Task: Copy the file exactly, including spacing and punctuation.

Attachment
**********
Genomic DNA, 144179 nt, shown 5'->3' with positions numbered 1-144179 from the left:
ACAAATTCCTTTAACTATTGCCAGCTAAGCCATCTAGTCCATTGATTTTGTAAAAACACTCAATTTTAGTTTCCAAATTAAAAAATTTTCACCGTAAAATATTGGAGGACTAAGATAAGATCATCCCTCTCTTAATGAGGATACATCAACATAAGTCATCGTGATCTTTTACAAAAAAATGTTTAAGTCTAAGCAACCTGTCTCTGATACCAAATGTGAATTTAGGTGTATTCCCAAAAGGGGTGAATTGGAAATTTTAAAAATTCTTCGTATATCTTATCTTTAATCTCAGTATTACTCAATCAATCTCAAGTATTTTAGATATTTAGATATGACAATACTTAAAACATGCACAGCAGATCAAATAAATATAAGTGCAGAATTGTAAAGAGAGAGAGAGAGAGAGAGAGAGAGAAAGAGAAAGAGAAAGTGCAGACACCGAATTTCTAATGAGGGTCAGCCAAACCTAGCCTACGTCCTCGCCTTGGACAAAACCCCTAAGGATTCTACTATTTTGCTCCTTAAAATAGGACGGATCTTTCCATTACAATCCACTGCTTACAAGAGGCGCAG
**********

Genomic DNA, 144179 nt, shown 5'->3' with positions numbered 1-144179 from the left:
ACAAATTCCTTTAACTATTGCCAGCTAAGCCATCTAGTCCATTGATTTTGTAAAAACACTCAATTTTAGTTTCCAAATTAAAAAATTTTCACCGTAAAATATTGGAGGACTAAGATAAGATCATCCCTCTCTTAATGAGGATACATCAACATAAGTCATCGTGATCTTTTACAAAAAAATGTTTAAGTCTAAGCAACCTGTCTCTGATACCAAATGTGAATTTAGGTGTATTCCCAAAAGGGGTGAATTGGAAATTTTAAAAATTCTTCGTATATCTTATCTTTAATCTCAGTATTACTCAATCAATCTCAAGTATTTTAGATATTTAGATATGACAATACTTAAAACATGCACAGCAGATCAAATAAATATAAGTGCAGAATTGTAAAGAGAGAGAGAGAGAGAGAGAGAGAGAAAGAGAAAGAGAAAGTGCAGACACCGAATTTCTAATGAGGGTCAGCCAAACCTAGCCTACGTCCTCGCCTTGGACAAAACCCCTAAGGATTCTACTATTTTGCTCCTTAAAATAGGACGGATCTTTCCATTACAATCCACTGCTTACAAGAGGCGCAG